music term; reading and performing of a piece of music or song in music notation that the performer has not seen before
(Redirected from Sight reading)

Sight-reading (or sight-singing for singers) is the ability to play music that one has never seen before. It is important to be able to read music well in order to sight-read.

Many people who learn to play an instrument will take examinations from time to time. One of the tests that is usually required for an examination is some sight-reading.

People who find it hard to read music will find it hard to sight-read. The best way to improve is by regular practice. People who play in orchestras will need to be good sight-readers because they often have to play music that they have never seen or heard before.

People who learn the piano often find sight-reading hard because they have to read two staves at once (one for each hand). Playing through lots of easy music is a good way to improve. Playing piano duets with a friend is also great fun.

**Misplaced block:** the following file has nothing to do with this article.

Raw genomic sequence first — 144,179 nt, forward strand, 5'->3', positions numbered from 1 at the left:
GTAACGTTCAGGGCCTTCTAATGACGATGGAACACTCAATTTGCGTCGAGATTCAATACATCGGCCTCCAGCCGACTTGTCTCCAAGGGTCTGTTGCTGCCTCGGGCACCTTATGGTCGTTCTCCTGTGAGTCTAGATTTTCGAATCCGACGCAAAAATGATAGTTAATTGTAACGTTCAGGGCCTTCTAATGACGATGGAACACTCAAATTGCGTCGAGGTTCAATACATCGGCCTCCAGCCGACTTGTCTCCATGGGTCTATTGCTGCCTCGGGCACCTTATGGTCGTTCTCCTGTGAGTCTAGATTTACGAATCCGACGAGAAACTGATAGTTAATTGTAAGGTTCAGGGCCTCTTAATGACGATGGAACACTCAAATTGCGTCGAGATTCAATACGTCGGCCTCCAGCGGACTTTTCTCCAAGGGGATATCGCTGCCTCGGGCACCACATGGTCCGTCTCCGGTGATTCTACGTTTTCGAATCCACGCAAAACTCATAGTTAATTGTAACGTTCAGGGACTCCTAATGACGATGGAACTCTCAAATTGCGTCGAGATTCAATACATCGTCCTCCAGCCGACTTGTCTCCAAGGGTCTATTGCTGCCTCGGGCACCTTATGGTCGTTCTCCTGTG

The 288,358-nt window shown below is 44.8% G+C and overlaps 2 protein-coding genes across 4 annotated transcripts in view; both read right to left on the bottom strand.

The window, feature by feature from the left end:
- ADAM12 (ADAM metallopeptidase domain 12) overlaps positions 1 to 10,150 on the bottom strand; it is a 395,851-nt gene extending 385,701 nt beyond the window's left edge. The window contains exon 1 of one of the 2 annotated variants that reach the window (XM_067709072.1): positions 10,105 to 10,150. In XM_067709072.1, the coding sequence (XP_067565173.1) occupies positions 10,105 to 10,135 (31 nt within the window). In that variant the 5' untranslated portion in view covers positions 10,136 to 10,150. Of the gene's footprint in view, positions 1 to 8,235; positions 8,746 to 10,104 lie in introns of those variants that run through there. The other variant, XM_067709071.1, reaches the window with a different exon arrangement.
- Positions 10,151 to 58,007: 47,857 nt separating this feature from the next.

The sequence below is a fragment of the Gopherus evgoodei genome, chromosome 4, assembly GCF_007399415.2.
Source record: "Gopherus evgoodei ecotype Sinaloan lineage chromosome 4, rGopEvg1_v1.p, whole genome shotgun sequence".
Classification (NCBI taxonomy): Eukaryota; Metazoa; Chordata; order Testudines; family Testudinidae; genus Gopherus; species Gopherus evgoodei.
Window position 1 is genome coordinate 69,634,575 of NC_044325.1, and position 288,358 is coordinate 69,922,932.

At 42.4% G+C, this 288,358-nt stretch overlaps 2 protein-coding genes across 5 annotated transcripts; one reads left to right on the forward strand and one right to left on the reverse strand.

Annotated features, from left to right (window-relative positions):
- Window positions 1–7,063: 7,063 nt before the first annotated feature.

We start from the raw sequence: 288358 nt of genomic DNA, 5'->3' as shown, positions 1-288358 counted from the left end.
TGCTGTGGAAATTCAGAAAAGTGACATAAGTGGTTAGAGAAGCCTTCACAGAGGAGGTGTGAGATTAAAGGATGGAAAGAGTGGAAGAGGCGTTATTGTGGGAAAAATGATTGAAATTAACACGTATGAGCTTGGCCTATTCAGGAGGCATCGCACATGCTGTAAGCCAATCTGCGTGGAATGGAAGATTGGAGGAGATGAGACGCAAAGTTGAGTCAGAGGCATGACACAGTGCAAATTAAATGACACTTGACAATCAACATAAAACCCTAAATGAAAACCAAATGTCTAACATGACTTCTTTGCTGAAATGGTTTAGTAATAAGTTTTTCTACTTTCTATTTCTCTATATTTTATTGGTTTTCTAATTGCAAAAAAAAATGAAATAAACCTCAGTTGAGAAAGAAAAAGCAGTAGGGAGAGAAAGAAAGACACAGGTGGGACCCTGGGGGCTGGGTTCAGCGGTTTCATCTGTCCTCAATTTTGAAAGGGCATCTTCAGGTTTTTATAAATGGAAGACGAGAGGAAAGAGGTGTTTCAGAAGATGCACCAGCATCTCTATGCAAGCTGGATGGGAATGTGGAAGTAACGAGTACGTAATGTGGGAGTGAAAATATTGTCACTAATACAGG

When someone is reading aloud their eyes are looking several words ahead of the word they are speaking. In the same way a good sight-reader will try to look ahead of the notes he is playing. The player is "anticipating" (thinking about what is going to happen next). In this way he can try to make the music expressive, even if it means leaving out some of the notes.

A good sight-reader will be able to see the printed music and imagine what the notes should sound like. In this way he will not need to keep looking at his fingers to check whether he is playing the correct notes.

Some pianists are very good at sight-reading. The pianist John Ogdon was able to read extremely difficult modern music at first sight.